The entire area around Myakka state parks 37,000 acre state park is a variable feast at all times of the year, with seasonal fruits and veggie farms sporting many hundreds of acres of prime “night time” feasting for the apes. In my opinion after many, many hours of research, including a map of sightings outside the glades area, in comparison to farm location the apes are almost always sighted within a few miles of a farm or a major forested area near some type of a farm. I believe this to be a viable pattern in the possible means of tracking a Florida skunk ape. I believe they are using our Florida fruit and veggie farms as their new major source of diet. They’re not too stupid to pass up an easily accessible never ending meal. It only makes sense.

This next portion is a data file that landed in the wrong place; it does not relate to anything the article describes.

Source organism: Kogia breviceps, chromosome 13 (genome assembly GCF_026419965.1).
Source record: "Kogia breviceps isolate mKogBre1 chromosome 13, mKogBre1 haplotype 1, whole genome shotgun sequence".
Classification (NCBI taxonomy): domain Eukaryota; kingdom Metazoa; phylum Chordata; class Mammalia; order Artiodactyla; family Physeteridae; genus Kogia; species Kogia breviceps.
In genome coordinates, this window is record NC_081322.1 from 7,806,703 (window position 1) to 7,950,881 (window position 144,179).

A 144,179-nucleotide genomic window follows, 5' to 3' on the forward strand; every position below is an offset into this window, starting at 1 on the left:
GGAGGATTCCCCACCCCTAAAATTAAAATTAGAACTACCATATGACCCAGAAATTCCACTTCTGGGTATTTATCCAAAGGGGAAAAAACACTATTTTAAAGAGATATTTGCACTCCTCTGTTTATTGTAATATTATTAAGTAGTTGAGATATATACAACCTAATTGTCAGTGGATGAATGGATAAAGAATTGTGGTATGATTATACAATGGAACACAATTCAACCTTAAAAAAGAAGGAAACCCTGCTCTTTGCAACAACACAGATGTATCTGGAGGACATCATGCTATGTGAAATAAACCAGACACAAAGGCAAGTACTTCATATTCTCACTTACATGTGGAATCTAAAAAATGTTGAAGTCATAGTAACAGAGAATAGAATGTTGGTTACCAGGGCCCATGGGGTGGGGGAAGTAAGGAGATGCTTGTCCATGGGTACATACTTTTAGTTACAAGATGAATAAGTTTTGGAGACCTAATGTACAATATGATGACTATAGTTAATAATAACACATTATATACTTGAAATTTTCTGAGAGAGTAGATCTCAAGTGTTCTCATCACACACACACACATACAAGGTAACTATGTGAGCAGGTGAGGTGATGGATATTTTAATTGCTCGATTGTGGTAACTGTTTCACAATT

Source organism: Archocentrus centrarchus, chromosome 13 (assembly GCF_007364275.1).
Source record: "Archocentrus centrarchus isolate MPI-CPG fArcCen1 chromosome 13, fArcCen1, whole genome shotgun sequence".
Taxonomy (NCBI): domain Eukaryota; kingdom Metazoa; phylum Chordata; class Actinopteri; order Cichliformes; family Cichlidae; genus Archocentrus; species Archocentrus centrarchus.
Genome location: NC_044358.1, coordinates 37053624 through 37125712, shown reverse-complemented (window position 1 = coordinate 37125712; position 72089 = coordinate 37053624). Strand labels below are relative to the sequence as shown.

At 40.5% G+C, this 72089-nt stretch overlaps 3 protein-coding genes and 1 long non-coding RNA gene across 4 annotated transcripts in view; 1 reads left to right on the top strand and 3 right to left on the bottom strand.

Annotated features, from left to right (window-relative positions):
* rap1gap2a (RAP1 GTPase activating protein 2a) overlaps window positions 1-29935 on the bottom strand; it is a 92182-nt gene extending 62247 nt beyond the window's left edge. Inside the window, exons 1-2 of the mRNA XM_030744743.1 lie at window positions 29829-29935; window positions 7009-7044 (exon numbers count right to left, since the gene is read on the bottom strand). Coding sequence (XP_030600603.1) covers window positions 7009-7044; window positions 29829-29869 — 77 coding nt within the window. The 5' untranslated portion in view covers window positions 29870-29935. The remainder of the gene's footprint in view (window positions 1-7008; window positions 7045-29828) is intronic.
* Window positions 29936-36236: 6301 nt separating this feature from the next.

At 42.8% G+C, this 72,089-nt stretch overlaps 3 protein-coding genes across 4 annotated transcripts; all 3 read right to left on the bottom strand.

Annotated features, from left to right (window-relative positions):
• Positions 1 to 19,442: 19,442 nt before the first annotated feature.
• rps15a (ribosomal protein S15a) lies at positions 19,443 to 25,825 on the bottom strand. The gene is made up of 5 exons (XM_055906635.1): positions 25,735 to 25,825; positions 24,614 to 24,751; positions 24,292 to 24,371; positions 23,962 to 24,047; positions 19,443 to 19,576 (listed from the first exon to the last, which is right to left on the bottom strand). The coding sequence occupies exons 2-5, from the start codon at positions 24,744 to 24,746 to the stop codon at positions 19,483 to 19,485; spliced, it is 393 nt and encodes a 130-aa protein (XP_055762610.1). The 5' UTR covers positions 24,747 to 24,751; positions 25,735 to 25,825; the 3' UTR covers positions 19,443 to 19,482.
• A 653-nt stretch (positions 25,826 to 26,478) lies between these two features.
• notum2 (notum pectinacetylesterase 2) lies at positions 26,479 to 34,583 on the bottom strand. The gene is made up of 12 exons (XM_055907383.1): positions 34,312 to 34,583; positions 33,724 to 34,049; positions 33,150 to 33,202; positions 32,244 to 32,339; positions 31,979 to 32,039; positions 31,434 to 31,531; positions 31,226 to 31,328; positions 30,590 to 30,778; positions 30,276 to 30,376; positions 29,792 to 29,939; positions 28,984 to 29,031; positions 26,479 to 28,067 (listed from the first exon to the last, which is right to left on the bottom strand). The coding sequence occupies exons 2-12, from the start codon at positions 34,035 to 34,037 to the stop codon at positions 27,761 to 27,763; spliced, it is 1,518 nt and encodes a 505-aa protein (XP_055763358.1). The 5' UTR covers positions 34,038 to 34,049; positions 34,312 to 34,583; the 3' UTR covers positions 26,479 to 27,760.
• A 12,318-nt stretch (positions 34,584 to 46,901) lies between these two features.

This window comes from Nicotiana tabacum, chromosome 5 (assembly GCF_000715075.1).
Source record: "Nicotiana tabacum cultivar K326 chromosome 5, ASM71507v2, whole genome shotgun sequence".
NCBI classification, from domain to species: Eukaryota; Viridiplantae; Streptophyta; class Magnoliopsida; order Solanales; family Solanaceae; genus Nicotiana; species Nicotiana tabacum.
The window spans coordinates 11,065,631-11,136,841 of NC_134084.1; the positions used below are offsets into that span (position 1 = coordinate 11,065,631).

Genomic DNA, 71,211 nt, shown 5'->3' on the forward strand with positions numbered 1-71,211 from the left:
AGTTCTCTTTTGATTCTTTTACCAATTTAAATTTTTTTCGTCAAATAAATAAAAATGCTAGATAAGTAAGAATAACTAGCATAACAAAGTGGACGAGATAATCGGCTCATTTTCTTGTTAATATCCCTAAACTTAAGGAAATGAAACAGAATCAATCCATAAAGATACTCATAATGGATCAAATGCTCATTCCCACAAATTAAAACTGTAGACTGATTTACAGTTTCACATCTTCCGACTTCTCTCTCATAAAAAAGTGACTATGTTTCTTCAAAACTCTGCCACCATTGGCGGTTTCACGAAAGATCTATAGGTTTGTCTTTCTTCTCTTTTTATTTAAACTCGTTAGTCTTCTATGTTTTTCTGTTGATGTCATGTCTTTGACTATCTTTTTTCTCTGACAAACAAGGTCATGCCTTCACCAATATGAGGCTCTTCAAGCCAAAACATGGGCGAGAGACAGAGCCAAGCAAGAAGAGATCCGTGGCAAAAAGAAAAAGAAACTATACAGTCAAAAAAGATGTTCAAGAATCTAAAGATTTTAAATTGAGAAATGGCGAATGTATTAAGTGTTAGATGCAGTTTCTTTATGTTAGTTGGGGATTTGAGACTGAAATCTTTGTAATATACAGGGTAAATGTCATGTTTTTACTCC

A creature like this would need enormous amounts of vegetation and although Florida’s pre-farm ecosystem was and probably still is enough to support the diet of an ape of this type. The apes would, I believe, eventually find and instinctively migrate yearly to the “new” food sources they found to be plentiful; I.E. our new farming industry. I believe the people who we should approach in regard to many probable unreported sightings are Florida’s migrant worker population. these people would be our most likely candidates to not only have seen the apes but possibly interacted with the apes. our migrant worker population is huge in accordance with our farming industry. They are the real hands on farmers.